The Radical Idea that Children are People

This post is another in a series of essays written by the graduate students in my Media Theory and Methods proseminar last term. They were asked to try their hands at integrating autobiographical perspectives into theorizing contemporary media practices. As noted previously, the result was a strong emphasis on the informal learning which takes place around participatory culture.

The Radical Idea that Children are People

by Flourish Klink

The original iMac is instantly recognizable. Its cute curvy body and its Bondi blue back are iconic; one might go so far as to say that it is the most iconic personal computer that has ever been released. For me, the Bondi blue iMac represents more than just a turning point in the fortunes of Apple Inc., or even a turning point in Americans’ computing habits. It represents a key, unlocking the door of the adult world.

In 1999, I was twelve years old. All my friends were having their Bar and Bat Mitzvahs, and I was feeling more than a little left out. Since my family wasn’t Jewish, and my mother wasn’t quite enough of a hippie to hold a “moon party” to celebrate my menses, my parents decided to buy me an iMac for my twelfth birthday. Even though it was advertised as “affordable,” I knew at age twelve that this was an exorbitantly costly present: a thousand three hundred dollars! It was too large a number for me to put it into any kind of context. (Now that I am older I can say: a thousand three hundred dollars is three months’ rent on a crummy graduate student apartment, and it was probably more than that in 1999. Scheiße!)

The iMac itself, however, wasn’t the important thing. I’d been around computers forever, and I knew what they could do: they could help me draw things, write things, calculate things, program things, blah, blah, blah. All that was exciting, but it got old fast. What was important was the cords that attached to the iMac. You see, I was about to become the only one of my friends to have an internet connection of her very own. No more arguing over whether I should hog the family computer long after my homework was finished. No more begging my father to hurry up so I could get online. Just me and the information superhighway, me and the vast world of online communities, me and all the knowledge I could possibly cram into my malleable young brain.

According to the Pew Internet and American Life project, a third of all teens share their media creations online with others. At twelve, I was ready to be part of that demographic. In fact, I was thrilled. Most of my friends didn’t share my single-minded passion for fiction writing and textual exegesis. Actually, “textual exegesis” makes it sound like I was interested in Hemingway or Joyce or something equally high-minded. The fact is, my friends just weren’t interested in chronicling the rules of spell casting in the Harry Potter world (you might say “Crucio!” to cast the Cruciatus Curse, but you never Crucio someone; rather, you Cruciate them). I didn’t know it, because I didn’t know anyone who was involved in the world of media fandom yet, but I was a budding fangirl.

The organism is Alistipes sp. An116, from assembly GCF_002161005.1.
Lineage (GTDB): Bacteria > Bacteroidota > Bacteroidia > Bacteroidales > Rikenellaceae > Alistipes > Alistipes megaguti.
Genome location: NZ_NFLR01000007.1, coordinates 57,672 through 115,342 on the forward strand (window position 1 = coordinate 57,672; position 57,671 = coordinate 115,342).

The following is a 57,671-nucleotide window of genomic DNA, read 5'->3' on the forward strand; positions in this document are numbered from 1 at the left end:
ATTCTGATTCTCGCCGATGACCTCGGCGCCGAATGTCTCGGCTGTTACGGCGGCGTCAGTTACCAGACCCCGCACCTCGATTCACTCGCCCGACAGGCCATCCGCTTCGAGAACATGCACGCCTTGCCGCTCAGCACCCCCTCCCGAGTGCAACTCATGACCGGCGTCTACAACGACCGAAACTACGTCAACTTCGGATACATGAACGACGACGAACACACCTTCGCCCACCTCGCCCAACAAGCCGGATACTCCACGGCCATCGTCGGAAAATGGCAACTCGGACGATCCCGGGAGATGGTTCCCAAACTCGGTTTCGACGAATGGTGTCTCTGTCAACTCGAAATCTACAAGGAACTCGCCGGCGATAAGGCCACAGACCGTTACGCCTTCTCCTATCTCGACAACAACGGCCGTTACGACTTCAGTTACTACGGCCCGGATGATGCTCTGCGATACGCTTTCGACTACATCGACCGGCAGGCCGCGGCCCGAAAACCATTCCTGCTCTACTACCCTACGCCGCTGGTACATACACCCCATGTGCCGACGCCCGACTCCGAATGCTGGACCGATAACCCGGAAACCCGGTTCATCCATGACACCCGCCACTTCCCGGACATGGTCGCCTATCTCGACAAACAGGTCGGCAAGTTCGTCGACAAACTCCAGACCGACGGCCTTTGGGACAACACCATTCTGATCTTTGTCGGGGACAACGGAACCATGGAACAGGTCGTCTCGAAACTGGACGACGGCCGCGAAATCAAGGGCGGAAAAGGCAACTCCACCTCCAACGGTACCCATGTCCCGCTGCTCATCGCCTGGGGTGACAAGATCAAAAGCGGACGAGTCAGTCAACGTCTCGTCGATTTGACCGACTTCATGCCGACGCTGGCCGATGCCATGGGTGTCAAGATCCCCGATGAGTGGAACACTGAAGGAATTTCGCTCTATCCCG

As soon as that iMac came into my life, I began connecting with people online, exploring Harry Potter fan sites, joining mailing lists, posting fanfiction, making friends. The stories I wrote weren’t very good – I was twelve years old, and I wanted to explore emotions that I had only the most inchoate and vague experience with. But my writing skills were good enough that I attracted the attention of not just other preteens but also adults, good enough that I was able to take my place in the online community as a valuable participant. In Situated Language and Learning: A Critique of Traditional Schooling, Jim Gee calls spaces like the Harry Potter fan community “affinity spaces,” and cites their value as locations for learning.

My experiences support his claim. I couldn’t tell you about almost anything I did in high school; a few fantastic teachers are easy to recall, but even the details of what I learned in their classes is fuzzy and dim. Yet I can remember the experience of getting feedback on my fanfiction as if it were yesterday; I can remember how much I struggled to write my first fanfiction novel, and I can remember reading Strunk and White’s The Elements of Style because I translated it into Harry Potter terms (“Headmaster Dumbledore is a man of principle, and his principal goal is to keep Lord Voldemort from rising again,” et cetera). I was driven to write, to read, to found a non-profit company, for heaven’s sakes, all before I reached the age of sixteen. In comparison, my time in high school seems empty, void, a place-holder that let me get that precious diploma and hightail it to college as fast as possible.

I believe that my internet connection, as symbolized and enabled by that beautiful Bondi blue iMac, inspired me to pursue my goals – but I also believe that it helped me fill an enormous lack in my life. Trapped as I was in the suburbs, too young to drive and be mobile, I could not find a community where my own particular expertise was respected and valued. I felt trapped in my twelve-year-old body, frustrated that everyone around me saw me as a kid. (Actually, I wonder if I wouldn’t have felt just as trapped even if I lived in an urban area, even if I was able to seek out other people like me in the physical world: “on the internet, nobody knows your a dog,” but in person, everybody knows that you’re only twelve.) My internet connection gave me the opportunity to try on a new role: the role of an fan author and editor. That role wasn’t one that was tied to my “kid” status. Anyone could be a fan author, anyone could be a fan editor, and if I could do those things as well as anyone, I could earn the right to be just as important and respected as an adult.